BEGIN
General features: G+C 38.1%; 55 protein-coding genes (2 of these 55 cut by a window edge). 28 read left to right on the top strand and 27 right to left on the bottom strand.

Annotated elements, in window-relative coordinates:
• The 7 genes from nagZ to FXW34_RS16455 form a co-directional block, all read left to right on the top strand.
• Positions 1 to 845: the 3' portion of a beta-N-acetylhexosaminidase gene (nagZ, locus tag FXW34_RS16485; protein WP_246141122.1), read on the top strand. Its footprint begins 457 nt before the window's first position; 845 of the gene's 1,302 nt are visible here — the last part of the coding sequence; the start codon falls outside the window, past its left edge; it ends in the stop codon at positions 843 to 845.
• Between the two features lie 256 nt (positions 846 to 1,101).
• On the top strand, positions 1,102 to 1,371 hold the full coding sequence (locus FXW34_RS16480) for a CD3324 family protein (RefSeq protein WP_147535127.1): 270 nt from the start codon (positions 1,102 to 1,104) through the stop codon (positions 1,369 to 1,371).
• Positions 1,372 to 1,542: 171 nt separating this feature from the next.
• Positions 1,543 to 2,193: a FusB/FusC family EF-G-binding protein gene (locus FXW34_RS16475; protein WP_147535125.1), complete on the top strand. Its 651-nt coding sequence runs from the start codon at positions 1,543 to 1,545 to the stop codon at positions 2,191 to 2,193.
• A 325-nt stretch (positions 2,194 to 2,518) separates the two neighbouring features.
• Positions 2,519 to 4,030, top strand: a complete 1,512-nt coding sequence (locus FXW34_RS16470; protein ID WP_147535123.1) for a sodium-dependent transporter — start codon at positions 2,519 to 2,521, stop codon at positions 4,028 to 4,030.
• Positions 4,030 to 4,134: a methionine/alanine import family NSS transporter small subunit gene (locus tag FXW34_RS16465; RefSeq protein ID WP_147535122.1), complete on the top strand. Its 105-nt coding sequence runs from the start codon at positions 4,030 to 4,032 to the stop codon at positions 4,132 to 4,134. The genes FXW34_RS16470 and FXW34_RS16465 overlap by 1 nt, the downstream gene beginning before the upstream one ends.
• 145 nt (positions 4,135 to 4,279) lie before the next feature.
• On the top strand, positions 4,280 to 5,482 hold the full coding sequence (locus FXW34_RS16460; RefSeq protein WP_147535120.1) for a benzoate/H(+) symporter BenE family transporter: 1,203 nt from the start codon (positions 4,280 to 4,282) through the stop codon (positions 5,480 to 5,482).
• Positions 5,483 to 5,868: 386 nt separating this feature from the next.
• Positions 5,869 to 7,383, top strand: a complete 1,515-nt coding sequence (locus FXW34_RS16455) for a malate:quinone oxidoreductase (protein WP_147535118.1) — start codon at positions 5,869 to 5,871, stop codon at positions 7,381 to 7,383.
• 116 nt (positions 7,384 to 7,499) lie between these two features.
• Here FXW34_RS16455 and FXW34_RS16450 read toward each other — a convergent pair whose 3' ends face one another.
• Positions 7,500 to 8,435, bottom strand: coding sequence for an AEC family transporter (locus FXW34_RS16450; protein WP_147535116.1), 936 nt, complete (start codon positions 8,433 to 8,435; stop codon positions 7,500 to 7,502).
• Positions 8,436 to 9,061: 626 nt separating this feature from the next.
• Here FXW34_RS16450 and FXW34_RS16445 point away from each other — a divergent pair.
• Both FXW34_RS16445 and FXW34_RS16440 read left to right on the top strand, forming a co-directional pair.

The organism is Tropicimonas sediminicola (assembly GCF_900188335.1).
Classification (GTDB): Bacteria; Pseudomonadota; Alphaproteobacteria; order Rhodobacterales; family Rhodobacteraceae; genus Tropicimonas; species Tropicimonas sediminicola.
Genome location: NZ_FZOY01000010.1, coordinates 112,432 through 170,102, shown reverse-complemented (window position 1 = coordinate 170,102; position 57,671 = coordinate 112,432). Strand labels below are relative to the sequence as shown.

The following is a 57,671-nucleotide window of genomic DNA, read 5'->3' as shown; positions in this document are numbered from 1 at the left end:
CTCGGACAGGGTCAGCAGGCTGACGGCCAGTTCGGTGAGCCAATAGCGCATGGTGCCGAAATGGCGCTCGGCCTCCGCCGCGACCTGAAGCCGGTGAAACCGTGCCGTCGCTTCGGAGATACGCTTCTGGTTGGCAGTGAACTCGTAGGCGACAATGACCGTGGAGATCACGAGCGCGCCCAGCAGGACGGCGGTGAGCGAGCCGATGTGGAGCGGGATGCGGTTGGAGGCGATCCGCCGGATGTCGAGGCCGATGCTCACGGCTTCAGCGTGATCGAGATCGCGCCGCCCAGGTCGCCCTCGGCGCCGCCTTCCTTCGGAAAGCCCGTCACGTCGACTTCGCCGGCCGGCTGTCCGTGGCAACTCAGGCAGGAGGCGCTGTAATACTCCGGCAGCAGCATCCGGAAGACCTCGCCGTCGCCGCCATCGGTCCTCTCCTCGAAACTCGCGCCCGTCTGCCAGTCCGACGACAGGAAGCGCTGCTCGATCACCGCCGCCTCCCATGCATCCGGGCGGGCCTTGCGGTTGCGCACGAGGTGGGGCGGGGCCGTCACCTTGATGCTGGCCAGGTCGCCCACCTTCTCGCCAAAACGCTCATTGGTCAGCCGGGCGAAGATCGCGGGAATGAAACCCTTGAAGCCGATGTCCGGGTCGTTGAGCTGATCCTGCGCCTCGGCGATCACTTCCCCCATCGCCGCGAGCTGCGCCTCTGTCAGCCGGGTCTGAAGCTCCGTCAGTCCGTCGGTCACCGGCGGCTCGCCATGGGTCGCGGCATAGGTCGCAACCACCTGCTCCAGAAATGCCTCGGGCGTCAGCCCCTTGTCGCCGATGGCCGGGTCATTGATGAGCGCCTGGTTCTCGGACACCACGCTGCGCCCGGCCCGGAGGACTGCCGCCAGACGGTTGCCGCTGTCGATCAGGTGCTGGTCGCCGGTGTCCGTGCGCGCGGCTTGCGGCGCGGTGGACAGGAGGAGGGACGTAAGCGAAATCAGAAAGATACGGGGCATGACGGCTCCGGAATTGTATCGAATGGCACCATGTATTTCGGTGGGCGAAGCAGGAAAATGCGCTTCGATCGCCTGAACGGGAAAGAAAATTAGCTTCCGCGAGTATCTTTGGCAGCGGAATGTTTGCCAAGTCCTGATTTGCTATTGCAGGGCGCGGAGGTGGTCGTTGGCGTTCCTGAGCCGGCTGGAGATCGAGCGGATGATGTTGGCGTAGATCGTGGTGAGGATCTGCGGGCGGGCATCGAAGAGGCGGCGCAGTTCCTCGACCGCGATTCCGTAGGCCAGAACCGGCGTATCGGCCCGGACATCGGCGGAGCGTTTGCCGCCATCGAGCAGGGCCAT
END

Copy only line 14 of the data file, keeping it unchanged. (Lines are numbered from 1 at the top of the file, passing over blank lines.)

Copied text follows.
• Positions 5,483 to 5,868: 386 nt separating this feature from the next.